Find Paper, Faster
Example:10.1021/acsami.1c06204 or Chem. Rev., 2007, 107, 2411-2502
The devil is in the details: How arbitration system design and training facilitate and inhibit repeat‐player advantages in private and state‐run arbitration hearings
Law & Policy  (IF1.432),  Pub Date : 2020-10-03, DOI: 10.1111/lapo.12155
Shauhin A. Talesh, Peter C. Alter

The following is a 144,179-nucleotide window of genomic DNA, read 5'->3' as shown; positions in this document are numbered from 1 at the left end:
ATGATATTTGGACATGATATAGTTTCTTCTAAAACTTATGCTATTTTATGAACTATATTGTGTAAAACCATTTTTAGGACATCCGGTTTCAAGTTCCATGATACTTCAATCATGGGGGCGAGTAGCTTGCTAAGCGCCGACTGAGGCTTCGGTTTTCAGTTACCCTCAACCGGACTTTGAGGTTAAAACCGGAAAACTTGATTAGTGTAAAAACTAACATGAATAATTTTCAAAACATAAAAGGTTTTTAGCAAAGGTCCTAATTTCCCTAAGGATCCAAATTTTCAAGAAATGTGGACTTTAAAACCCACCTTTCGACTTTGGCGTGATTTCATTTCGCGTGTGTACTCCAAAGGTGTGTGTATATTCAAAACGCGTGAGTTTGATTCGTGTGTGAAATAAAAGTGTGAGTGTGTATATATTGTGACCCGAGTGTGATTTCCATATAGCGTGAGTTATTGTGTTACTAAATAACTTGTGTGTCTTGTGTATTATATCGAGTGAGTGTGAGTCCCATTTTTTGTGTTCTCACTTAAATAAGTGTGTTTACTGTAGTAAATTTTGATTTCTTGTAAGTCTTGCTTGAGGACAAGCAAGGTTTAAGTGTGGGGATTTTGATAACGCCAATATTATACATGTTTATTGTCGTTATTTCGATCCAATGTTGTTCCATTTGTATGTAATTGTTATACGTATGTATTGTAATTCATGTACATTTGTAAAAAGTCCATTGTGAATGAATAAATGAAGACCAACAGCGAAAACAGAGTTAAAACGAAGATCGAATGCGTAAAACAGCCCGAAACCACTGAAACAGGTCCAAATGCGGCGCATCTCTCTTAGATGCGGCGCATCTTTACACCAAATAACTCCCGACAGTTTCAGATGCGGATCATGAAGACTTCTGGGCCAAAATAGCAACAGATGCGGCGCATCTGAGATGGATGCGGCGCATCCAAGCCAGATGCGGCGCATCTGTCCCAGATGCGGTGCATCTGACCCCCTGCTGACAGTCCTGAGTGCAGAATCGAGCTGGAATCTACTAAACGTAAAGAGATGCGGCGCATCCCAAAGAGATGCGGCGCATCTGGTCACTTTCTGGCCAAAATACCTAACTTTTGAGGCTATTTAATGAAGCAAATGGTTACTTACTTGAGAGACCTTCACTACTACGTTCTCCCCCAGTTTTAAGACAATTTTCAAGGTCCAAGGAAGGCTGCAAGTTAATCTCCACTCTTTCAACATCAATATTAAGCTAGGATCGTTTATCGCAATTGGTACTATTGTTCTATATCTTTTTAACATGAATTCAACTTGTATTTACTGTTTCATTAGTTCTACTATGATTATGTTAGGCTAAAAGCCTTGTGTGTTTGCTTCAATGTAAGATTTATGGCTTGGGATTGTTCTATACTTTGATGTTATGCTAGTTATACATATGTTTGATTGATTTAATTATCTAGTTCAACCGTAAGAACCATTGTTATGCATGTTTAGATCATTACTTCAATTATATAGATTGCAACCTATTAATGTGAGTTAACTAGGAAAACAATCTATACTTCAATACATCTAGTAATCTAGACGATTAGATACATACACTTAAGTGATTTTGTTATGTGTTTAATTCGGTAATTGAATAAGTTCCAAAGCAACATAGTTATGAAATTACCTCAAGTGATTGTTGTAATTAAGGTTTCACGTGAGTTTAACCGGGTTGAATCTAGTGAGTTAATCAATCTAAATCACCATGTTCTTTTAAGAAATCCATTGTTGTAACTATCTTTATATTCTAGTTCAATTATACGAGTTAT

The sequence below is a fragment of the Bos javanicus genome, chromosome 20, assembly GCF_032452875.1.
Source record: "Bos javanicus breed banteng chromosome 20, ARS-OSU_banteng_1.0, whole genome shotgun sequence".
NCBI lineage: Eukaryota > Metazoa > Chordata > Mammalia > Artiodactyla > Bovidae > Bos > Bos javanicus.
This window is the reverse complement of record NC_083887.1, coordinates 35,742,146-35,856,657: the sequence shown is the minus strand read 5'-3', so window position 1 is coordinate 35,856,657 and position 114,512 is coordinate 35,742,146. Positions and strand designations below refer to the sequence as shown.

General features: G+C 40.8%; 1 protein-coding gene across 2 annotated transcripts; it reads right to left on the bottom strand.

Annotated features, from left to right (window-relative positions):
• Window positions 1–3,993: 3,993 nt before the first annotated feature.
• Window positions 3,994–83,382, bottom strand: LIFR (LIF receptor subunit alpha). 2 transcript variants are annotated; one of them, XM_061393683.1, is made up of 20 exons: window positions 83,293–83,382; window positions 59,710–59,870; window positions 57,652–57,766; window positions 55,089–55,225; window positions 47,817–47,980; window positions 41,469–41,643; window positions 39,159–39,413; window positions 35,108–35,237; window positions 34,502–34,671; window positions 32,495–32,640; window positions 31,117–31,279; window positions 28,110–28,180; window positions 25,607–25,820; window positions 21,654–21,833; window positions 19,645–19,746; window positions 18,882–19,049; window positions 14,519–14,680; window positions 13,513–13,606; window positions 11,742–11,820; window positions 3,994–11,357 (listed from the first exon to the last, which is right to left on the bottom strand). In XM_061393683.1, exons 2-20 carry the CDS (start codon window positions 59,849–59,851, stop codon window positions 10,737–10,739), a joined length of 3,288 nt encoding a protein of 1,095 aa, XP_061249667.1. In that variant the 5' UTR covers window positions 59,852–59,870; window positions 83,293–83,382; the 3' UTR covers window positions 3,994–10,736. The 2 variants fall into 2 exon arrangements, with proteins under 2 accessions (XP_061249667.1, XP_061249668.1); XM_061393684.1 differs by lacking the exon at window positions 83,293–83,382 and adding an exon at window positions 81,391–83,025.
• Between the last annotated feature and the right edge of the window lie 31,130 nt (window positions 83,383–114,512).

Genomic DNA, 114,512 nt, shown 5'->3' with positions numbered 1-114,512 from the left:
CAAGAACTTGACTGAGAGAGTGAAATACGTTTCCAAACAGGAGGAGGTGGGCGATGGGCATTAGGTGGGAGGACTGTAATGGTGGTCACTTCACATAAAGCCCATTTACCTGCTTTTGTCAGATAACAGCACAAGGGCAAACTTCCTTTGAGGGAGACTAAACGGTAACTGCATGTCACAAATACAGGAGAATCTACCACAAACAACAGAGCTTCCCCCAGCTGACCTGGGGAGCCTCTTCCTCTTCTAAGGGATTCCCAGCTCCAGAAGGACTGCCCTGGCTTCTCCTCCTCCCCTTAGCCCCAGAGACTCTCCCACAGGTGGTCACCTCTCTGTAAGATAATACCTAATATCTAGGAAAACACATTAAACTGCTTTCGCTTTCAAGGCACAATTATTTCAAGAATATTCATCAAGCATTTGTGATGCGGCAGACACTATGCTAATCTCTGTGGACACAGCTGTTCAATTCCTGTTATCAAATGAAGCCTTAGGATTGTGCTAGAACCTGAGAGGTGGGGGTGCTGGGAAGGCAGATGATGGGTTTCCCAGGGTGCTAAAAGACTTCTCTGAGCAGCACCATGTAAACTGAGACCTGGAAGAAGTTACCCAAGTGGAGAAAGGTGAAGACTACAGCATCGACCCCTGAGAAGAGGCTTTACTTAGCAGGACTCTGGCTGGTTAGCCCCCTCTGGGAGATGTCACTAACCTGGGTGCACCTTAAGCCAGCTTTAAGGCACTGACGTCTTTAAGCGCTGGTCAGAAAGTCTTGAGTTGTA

This article demonstrates that arbitration system design and the training that arbitrators receive shape the extent to which repeat players gain advantages in arbitration hearings. While prior arbitration research does suggest that arbitrator training matters, this is the first article to show how it matters, as we observe actual arbitration hearings in private and state‐run arbitration systems in two states. Our comparative analysis links three literatures interested in how seemingly interest‐neutral institutions, like disputing forums, serve in practice to reinforce dominant norms, values, and hierarchies: (1) sociolegal studies of repeat‐player advantages in disputing, (2) studies of occupational socialization in educational settings, and (3) neoinstitutional organizational sociology studies of how managerial values influence the way in which organizations construct law. We bridge these literatures by showing how arbitrator system design and the occupational socialization that arbitrators receive in private arbitration are primary mechanisms through which managerial values influence the arbitration process, ultimately providing a pathway for repeat‐player advantages in hearings. Because our analysis compares two distinct arbitration systems, we identify variation in these processes and offer preliminary but tangible policy recommendations for the design and implementation of arbitration systems that best protect civil and consumer rights within arbitral forums that the Supreme Court continually upholds.